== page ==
Do I let God worry about his glory when my weaknesses are exposed to unbelievers?

    Or is the problem that I have bought into the world’s idea that being inconvenienced in bending over by a baby in a pouch is weakness? And perhaps it isn’t?

  18. In the Bible in Romans 12:2 it says to not conform to the pattern of this world, but to be transformed by the renewing of your mind. It goes on to say that in doing this you will be able to know what God’s will is. His good, pleasing and perfect will. How do you think this portion of scripture might relate to the issue we are discussing? Please feel free to continue this discussion in the comment section. I am certain you have further insights on the issue.

  19. Thank you so much.
    I got married at 22yrs,Marriage life has been tough and i have always thought that i wasted my youth years for a stupid family life that was quite tough,caring for my baby,dealing with my unfaithful ans selfish husband while i should have been completing my degree,working in a mighty company,attending cocktails,travelling the world like my friends BUT not anymore,Thanks for letting me know that God’s opinion matters most and that he loves my obedience.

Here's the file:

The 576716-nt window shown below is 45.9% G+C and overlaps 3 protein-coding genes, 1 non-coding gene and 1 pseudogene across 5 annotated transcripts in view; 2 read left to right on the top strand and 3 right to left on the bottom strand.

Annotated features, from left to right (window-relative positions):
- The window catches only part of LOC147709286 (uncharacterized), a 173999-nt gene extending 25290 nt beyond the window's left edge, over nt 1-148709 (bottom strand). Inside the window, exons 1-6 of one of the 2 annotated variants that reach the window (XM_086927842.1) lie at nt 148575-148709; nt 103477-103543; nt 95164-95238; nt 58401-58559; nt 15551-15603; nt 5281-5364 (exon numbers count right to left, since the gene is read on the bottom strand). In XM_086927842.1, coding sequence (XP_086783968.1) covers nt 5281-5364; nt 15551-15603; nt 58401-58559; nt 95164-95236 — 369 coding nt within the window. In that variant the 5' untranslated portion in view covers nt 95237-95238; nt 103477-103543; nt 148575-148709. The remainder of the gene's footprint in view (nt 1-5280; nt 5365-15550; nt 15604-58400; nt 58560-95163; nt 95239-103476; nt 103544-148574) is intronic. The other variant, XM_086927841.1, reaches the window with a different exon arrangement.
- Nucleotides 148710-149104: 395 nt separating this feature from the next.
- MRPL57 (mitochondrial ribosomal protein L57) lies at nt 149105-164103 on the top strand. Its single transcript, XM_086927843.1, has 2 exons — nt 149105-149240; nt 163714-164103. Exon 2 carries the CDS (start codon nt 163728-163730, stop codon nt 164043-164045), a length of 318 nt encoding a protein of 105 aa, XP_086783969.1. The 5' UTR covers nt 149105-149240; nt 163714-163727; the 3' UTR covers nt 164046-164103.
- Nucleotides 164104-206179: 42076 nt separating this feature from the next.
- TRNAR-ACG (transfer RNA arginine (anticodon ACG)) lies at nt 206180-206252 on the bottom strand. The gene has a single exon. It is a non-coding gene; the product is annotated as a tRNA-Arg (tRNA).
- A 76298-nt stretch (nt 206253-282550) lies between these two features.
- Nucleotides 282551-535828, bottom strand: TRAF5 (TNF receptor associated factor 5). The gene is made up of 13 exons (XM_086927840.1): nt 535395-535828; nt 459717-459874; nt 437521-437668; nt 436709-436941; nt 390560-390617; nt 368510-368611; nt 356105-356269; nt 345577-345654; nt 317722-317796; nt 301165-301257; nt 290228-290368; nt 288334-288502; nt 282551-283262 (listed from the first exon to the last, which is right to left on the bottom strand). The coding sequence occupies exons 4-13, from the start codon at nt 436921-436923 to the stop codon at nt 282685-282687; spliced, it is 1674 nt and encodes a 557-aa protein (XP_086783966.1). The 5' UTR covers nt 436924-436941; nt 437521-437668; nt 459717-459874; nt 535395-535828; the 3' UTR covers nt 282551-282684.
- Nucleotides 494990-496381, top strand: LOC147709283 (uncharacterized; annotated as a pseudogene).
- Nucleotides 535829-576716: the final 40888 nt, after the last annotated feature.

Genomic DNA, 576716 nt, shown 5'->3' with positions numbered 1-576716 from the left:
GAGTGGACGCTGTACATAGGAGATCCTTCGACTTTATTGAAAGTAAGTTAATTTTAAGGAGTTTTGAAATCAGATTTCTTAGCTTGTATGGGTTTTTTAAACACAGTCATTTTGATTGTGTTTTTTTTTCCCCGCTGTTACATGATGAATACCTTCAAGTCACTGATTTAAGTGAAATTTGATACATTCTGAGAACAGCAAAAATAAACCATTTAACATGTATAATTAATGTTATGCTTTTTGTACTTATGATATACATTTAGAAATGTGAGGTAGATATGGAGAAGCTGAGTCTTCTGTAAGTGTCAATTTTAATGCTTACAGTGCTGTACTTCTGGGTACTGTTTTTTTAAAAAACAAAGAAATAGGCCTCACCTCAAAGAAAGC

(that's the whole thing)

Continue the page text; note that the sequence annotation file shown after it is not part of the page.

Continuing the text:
20. “We are a generation of women who grew up in a world that corsets young women with selfish desires, shallow ideals, visions of unattainable beauty, and a false understanding of success.The kinds of muscles that we need to be a mother at home with a bunch of kids are seriously out of practice.”

    This post hit me like a ton of bricks…in a really great way. Thank you. Thank you for your insight and your honesty and your encouragement. I am so thankful.

  21. Thanks for addressing our weakness and how God gives us His grace…..I was hoping for approval of family or other people even though I knew that I was doing God’s work…we come from such an approval based culture. Now I’m reminded that my weakness is beautiful and God is working in me. I’ve been contemplating how it would be nice if we had some formalities like in 1820s where respect for person was present and more gracious conduct….Darwinian survival of the fittest is so destructive….Could you address this sometime?